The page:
Another Unknown Daniel Ridgway Knight Surfaces

Daniel Ridgway Knight’s Coming Through the Rye (framed) – Courtesy: Rehs Galleries, Inc., New York

Rehs Galleries Inc., the New York gallery specializing in 19th and 20th-century works of art, recently discovered ‘Coming Through the Rye’, a previously unknown painting by the American Ex-patriate artist Daniel Ridgway Knight (1839-1924). 

Born in Chambersburg, PA, Ridgway Knight received his formal training at the Pennsylvania Academy of Fine Arts, where he was a classmate of Thomas Eakins and Mary Cassatt. In the early 1860s, he traveled to Paris and studied with Alexandre Cabanel and Charles Gabriel Gleyre. In 1863, he returned to the United States to serve in the Civil War; during this time, he met Rebecca Morris Webster. The two were married in 1871, and the following year the couple traveled back to France, where they would remain for the rest of their lives.

Once settled in France, they became friendly several artists including Renoir, Sisley, and Meissonier (the latter of which he developed a close relationship). Ridgway Knight’s 1875 Paris Salon painting ‘Les laveuses’ (Wash Day) received critical acclaim and was inspired by a Meissonier sketch.

‘Coming Through the Rye’ (circa 1899) is a unique image, capturing one of his favorite models, Madeleine, walking down a path in the town of Rolleboise (about 40 miles west of Paris). Little is known about its very early history, but it ended up in the collection of Patrick Cudahy (1849-1919). Cudahy was born in Ireland and emigrated to the US with his family when he was a baby. Later, he worked at the Plankinton and Armour meat packing plant and became the superintendent in 1874, taking over the company with his brother John in 1888 and changing its name to Cudahy Brothers.

Daniel Ridgway Knight’s Coming Through the Rye – Courtesy: Rehs Galleries, Inc., New York

In 2022, the current owners, descendants of Patrick Cudahy, decided to sell the painting, and their representative contacted Rehs Galleries (the gallery, along with Professor Janet Whitmore, are currently researching the life of Daniel Ridgway Knight for the forthcoming virtual catalogue raisonné). Howard Rehs, the gallery’s owner, stated, “When I received the initial images, I was amazed by the scene. Knight typically captured his models in one of the private gardens of Rolleboise; this one was different. The model (Madeleine) is carrying a pitchfork while walking down a path. In the distance, you can see the roofs of a few homes and a piece of the Seine River; in the upper right is Saint Michel. On top of all that, the painting appeared to be in original condition”.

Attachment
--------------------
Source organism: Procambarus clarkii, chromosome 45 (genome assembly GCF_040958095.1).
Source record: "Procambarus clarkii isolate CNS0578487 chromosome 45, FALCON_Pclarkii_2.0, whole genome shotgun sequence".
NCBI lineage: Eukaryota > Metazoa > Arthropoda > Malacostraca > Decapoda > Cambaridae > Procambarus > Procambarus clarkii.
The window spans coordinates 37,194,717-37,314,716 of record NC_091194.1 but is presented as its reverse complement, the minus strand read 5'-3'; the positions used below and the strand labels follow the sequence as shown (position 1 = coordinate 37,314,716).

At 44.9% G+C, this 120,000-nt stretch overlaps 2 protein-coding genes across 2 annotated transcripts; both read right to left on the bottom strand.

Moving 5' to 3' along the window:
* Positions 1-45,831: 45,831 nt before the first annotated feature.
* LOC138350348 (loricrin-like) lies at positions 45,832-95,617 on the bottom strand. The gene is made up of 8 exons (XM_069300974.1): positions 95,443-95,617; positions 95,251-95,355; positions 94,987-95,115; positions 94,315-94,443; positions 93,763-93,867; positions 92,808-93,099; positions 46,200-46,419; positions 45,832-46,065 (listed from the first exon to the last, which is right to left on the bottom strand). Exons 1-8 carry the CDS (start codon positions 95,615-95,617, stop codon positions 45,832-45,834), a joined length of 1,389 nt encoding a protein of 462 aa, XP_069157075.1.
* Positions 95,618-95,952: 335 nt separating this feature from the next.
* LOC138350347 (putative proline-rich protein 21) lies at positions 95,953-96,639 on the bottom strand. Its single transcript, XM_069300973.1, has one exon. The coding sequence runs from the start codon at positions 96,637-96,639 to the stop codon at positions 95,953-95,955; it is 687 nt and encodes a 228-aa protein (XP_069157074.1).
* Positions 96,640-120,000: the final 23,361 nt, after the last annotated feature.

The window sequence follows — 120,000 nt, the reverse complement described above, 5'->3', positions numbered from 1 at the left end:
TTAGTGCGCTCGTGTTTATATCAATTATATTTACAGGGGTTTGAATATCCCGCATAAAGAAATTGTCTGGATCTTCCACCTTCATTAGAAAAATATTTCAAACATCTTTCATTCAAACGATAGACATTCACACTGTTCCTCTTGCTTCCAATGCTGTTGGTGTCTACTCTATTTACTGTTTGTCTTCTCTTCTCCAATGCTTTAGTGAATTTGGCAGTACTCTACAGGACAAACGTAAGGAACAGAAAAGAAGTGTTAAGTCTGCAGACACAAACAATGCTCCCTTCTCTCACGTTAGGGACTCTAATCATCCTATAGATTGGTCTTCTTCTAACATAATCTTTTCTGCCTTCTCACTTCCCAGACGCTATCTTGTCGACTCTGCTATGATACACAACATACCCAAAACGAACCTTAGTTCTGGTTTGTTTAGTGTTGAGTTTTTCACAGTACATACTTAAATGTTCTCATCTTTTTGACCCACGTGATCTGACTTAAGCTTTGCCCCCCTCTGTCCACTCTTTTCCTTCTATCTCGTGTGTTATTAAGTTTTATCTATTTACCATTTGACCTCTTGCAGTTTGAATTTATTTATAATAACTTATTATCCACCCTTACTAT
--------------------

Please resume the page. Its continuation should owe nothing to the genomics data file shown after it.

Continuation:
The gallery arranged to have the painting shipped in for their inspection. Upon arrival, they confirmed its authenticity and that it was in outstanding condition. Sadly though, it no longer had its original frame; the work arrived in an insert behind a dirty piece of glass. Thankfully, the gallery had an original Ridgway Knight frame in its storage area, and the painting was a perfect fit.

‘Coming Through the Rye’ is currently available on the gallery’s website and will be featured in several upcoming fairs.

For more information, come into the beautiful world Rehs Gallery, or call Howard Rehs at (212) 355-5710.

Auteur: amr63

Yakymour, home of Begum Om Habibeh Aga Khan, thè place in the mid 50's 'till the late 80's, where fashion, art, beauty and love meet each other, from all over the world.... Playing as a child in the garden of Yakymour was a happy, innocent time, thanx to ‘Grandma’ Yaky and to Sadruddin, where I could be fully myself and forget ‘the bad things’, and get some strenght. The Last 30 years working as cosmetologist and as a make-up artist for television, theatre, film, fotoshoots, fashion shows, celebrities and individuals gave me a trunk full of experience. My work brought me all over the world and had photoshoot's on location in the Netherlands, Germany, Belgium, France, Jordan, Syria, Lebanon, India a.o. At this Blog you will find many reviews of cosmetics, fashion, art, and everything beautiful, as an ode to Begum Om Habibeh 'Yaky' Aga Khan, and named after the place where 'everything' was beautiful: Yakymour. You will find here all the in and outs about skincare, perfums, and make-up, the do's and don'ts, the why's and how's.... The stories behind, and some great interviews... So when you have any question.... please ask. Come on in.... feel yourself at home at Yakymour! Jean Amr P.S. My apologies for future grammatical errors. English is not my mother language :)

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